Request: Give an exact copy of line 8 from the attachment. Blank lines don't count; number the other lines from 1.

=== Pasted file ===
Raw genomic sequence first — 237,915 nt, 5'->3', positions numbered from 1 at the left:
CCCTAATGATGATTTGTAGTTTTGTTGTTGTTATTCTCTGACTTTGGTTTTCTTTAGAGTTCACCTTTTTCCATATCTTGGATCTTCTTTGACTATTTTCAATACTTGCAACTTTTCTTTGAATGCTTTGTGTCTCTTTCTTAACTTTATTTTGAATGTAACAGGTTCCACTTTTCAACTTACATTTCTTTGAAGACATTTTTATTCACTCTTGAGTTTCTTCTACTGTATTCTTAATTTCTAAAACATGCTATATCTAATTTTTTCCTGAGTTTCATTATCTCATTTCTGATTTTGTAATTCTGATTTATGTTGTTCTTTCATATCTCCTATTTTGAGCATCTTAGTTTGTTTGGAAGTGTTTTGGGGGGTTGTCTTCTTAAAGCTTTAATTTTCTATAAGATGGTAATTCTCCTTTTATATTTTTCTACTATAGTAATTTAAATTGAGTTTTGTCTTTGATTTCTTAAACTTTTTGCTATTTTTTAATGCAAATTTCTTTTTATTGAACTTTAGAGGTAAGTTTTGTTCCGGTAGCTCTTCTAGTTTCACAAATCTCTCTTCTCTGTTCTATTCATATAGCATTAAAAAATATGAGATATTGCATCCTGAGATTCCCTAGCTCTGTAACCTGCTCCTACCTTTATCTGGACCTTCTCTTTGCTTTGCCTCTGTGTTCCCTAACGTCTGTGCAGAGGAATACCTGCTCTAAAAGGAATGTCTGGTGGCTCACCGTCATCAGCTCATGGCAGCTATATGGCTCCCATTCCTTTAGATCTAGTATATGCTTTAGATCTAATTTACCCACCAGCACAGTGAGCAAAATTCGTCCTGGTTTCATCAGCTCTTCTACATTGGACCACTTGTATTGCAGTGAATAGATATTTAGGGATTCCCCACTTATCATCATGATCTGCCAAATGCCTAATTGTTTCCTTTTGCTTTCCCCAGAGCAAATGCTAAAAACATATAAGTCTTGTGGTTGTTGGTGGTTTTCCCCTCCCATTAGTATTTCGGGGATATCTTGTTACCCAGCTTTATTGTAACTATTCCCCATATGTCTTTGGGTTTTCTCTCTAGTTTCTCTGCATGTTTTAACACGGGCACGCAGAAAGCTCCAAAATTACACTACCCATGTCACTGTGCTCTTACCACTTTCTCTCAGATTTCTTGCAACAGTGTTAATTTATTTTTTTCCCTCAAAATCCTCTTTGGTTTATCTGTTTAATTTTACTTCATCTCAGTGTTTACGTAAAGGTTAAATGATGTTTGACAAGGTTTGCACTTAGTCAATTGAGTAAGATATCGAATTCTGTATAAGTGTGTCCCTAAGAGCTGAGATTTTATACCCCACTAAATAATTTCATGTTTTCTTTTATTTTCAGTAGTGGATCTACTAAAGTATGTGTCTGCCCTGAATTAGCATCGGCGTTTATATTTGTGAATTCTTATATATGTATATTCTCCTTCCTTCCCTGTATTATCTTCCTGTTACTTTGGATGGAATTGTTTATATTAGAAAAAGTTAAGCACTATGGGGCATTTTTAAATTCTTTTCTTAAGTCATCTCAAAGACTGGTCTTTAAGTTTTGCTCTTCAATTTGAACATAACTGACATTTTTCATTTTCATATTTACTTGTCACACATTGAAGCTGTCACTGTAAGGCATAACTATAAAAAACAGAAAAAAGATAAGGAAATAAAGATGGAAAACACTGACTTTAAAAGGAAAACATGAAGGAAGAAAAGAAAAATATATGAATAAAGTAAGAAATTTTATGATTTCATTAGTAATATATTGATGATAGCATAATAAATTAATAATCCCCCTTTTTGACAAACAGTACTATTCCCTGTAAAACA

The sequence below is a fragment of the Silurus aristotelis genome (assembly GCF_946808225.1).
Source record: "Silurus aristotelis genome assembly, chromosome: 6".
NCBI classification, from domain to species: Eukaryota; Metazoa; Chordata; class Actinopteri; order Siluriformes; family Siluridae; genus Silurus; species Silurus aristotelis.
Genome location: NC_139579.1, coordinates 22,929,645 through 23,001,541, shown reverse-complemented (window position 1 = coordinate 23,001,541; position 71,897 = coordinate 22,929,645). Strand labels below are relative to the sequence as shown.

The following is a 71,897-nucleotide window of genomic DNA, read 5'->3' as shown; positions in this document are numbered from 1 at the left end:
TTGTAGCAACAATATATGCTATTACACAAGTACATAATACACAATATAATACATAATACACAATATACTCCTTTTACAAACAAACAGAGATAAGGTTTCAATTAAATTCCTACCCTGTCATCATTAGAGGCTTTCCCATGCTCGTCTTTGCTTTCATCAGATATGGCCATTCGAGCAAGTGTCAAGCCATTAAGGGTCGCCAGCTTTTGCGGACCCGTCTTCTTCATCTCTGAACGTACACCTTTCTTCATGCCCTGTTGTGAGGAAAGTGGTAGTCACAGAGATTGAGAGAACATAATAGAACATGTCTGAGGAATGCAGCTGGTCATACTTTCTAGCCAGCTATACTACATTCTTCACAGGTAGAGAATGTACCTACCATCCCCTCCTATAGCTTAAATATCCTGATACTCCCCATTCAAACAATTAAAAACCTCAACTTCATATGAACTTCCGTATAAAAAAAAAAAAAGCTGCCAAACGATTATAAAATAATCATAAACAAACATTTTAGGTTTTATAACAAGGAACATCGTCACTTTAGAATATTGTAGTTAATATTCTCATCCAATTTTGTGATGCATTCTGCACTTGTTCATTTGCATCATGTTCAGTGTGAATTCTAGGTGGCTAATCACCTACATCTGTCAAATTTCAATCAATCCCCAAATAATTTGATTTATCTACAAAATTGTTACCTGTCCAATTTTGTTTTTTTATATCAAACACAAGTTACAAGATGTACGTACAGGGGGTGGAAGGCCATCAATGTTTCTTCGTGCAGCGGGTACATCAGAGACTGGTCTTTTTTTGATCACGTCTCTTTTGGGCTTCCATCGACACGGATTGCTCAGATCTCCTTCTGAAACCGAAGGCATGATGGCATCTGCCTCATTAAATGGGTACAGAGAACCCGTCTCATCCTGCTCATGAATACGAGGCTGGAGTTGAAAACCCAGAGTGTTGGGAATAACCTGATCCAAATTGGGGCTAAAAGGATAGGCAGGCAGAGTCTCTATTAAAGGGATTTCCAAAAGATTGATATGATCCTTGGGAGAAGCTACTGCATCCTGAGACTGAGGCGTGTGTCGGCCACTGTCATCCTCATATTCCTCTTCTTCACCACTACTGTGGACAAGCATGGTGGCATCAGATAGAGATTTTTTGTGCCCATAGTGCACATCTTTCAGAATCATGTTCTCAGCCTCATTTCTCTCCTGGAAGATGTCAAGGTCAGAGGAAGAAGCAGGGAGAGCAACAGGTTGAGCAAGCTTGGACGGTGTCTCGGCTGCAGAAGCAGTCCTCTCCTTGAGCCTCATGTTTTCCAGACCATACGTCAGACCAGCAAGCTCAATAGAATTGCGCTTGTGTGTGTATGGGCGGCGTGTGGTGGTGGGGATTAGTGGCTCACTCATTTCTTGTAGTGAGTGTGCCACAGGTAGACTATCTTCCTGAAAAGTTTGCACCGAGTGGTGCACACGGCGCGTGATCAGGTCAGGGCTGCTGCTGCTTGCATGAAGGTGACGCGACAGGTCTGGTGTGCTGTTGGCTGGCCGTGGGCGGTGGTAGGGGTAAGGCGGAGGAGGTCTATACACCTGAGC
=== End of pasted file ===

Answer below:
TTGTAGCAACAATATATGCTATTACACAAGTACATAATACACAATATAATACATAATACACAATATACTCCTTTTACAAACAAACAGAGATAAGGTTTCAATTAAATTCCTACCCTGTCATCATTAGAGGCTTTCCCATGCTCGTCTTTGCTTTCATCAGATATGGCCATTCGAGCAAGTGTCAAGCCATTAAGGGTCGCCAGCTTTTGCGGACCCGTCTTCTTCATCTCTGAACGTACACCTTTCTTCATGCCCTGTTGTGAGGAAAGTGGTAGTCACAGAGATTGAGAGAACATAATAGAACATGTCTGAGGAATGCAGCTGGTCATACTTTCTAGCCAGCTATACTACATTCTTCACAGGTAGAGAATGTACCTACCATCCCCTCCTATAGCTTAAATATCCTGATACTCCCCATTCAAACAATTAAAAACCTCAACTTCATATGAACTTCCGTATAAAAAAAAAAAAAGCTGCCAAACGATTATAAAATAATCATAAACAAACATTTTAGGTTTTATAACAAGGAACATCGTCACTTTAGAATATTGTAGTTAATATTCTCATCCAATTTTGTGATGCATTCTGCACTTGTTCATTTGCATCATGTTCAGTGTGAATTCTAGGTGGCTAATCACCTACATCTGTCAAATTTCAATCAATCCCCAAATAATTTGATTTATCTACAAAATTGTTACCTGTCCAATTTTGTTTTTTTATATCAAACACAAGTTACAAGATGTACGTACAGGGGGTGGAAGGCCATCAATGTTTCTTCGTGCAGCGGGTACATCAGAGACTGGTCTTTTTTTGATCACGTCTCTTTTGGGCTTCCATCGACACGGATTGCTCAGATCTCCTTCTGAAACCGAAGGCATGATGGCATCTGCCTCATTAAATGGGTACAGAGAACCCGTCTCATCCTGCTCATGAATACGAGGCTGGAGTTGAAAACCCAGAGTGTTGGGAATAACCTGATCCAAATTGGGGCTAAAAGGATAGGCAGGCAGAGTCTCTATTAAAGGGATTTCCAAAAGATTGATATGATCCTTGGGAGAAGCTACTGCATCCTGAGACTGAGGCGTGTGTCGGCCACTGTCATCCTCATATTCCTCTTCTTCACCACTACTGTGGACAAGCATGGTGGCATCAGATAGAGATTTTTTGTGCCCATAGTGCACATCTTTCAGAATCATGTTCTCAGCCTCATTTCTCTCCTGGAAGATGTCAAGGTCAGAGGAAGAAGCAGGGAGAGCAACAGGTTGAGCAAGCTTGGACGGTGTCTCGGCTGCAGAAGCAGTCCTCTCCTTGAGCCTCATGTTTTCCAGACCATACGTCAGACCAGCAAGCTCAATAGAATTGCGCTTGTGTGTGTATGGGCGGCGTGTGGTGGTGGGGATTAGTGGCTCACTCATTTCTTGTAGTGAGTGTGCCACAGGTAGACTATCTTCCTGAAAAGTTTGCACCGAGTGGTGCACACGGCGCGTGATCAGGTCAGGGCTGCTGCTGCTTGCATGAAGGTGACGCGACAGGTCTGGTGTGCTGTTGGCTGGCCGTGGGCGGTGGTAGGGGTAAGGCGGAGGAGGTCTATACACCTGAGC